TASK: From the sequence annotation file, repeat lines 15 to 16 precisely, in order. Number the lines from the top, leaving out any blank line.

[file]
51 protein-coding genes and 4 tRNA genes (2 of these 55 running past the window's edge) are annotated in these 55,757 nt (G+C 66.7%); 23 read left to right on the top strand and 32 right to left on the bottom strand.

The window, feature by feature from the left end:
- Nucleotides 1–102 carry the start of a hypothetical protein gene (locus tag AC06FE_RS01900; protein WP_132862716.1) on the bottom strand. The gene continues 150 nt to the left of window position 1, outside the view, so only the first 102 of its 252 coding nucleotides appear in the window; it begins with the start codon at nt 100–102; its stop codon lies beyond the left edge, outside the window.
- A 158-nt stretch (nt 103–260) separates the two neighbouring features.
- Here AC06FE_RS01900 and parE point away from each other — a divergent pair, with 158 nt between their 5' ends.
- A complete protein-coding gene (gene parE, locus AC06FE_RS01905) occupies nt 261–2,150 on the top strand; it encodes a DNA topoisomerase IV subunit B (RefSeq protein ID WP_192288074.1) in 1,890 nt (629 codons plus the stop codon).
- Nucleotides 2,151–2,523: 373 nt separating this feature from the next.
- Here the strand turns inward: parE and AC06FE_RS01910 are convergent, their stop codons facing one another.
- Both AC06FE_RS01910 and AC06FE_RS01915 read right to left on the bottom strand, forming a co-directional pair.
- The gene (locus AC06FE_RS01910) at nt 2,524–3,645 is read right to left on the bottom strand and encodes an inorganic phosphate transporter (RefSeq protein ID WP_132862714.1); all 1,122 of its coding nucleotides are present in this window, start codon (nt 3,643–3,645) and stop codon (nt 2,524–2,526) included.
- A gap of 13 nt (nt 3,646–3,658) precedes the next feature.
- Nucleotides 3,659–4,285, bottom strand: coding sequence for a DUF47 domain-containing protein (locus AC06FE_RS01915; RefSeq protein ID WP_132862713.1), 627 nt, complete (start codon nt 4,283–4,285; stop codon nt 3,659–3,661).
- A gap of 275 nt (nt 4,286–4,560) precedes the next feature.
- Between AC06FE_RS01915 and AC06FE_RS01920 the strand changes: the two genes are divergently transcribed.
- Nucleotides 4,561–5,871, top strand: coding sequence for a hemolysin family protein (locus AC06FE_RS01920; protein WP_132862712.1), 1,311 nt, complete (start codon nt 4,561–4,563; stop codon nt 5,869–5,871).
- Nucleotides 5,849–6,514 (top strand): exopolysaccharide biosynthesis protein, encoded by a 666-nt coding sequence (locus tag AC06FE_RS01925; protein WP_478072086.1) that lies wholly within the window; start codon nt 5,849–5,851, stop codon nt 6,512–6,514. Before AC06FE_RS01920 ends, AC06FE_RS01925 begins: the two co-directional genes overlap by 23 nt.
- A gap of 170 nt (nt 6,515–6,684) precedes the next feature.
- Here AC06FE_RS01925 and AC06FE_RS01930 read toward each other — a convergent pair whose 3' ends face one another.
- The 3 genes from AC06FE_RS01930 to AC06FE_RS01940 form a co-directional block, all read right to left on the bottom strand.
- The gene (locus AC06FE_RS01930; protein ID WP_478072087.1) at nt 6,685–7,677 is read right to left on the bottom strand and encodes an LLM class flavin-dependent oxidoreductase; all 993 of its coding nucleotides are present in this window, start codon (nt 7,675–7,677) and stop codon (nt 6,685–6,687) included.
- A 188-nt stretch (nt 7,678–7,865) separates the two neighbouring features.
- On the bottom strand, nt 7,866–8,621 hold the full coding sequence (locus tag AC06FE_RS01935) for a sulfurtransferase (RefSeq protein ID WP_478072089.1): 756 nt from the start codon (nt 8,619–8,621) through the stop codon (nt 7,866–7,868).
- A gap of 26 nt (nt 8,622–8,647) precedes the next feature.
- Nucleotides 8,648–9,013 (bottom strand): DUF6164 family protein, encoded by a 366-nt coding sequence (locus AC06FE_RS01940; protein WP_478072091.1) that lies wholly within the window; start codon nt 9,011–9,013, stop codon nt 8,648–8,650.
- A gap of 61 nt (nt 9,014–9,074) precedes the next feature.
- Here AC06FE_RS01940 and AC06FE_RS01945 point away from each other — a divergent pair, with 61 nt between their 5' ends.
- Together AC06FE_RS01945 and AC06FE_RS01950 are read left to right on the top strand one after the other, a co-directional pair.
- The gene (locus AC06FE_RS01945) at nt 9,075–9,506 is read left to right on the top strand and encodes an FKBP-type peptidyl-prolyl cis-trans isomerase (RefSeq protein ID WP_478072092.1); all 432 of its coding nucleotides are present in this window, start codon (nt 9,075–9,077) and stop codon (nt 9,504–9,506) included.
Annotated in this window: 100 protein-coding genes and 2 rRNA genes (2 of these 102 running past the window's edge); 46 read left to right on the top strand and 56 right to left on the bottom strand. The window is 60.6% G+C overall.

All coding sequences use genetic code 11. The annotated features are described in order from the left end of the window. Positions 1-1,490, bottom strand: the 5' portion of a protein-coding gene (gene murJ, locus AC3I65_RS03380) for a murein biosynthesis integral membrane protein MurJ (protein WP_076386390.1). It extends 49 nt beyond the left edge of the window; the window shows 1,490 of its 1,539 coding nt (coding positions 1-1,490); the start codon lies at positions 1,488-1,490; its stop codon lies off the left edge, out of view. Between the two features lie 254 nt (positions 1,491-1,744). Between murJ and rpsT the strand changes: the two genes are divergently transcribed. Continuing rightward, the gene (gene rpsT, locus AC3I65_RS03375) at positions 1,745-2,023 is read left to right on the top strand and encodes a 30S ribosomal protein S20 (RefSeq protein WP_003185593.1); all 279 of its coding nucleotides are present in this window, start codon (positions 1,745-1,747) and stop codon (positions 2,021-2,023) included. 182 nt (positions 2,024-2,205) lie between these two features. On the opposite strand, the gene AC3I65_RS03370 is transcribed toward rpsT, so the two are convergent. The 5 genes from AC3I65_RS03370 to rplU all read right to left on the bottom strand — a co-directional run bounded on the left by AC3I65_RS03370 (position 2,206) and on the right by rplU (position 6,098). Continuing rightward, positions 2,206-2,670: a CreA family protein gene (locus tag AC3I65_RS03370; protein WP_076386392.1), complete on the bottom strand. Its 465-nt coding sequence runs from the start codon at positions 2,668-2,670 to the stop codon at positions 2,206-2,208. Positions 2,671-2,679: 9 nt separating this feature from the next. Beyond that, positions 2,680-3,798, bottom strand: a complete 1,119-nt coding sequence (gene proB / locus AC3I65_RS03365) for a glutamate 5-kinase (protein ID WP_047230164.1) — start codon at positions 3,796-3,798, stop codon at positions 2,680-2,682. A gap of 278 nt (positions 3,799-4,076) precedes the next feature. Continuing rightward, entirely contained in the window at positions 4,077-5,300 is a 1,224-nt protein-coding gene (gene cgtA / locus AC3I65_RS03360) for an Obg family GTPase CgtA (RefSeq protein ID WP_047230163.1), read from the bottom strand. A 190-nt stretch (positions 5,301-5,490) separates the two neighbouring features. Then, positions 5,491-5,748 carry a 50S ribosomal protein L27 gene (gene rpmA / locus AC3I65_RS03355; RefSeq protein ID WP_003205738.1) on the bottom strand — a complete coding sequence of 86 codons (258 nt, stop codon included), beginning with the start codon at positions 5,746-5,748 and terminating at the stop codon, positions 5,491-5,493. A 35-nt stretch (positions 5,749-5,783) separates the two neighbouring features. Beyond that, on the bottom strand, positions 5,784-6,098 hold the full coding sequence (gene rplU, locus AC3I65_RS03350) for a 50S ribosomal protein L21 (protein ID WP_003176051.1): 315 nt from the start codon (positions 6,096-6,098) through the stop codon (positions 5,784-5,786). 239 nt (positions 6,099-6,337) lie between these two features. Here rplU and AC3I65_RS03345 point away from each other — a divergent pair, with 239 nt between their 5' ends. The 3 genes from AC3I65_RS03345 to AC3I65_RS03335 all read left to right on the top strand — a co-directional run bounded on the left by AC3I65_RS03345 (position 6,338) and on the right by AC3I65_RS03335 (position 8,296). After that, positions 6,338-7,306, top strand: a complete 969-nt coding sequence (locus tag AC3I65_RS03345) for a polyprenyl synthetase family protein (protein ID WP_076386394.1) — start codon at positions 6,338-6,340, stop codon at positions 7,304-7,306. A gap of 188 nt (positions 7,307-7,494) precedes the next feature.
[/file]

- Nucleotides 4,561–5,871, top strand: coding sequence for a hemolysin family protein (locus AC06FE_RS01920; protein WP_132862712.1), 1,311 nt, complete (start codon nt 4,561–4,563; stop codon nt 5,869–5,871).
- Nucleotides 5,849–6,514 (top strand): exopolysaccharide biosynthesis protein, encoded by a 666-nt coding sequence (locus tag AC06FE_RS01925; protein WP_478072086.1) that lies wholly within the window; start codon nt 5,849–5,851, stop codon nt 6,512–6,514. Before AC06FE_RS01920 ends, AC06FE_RS01925 begins: the two co-directional genes overlap by 23 nt.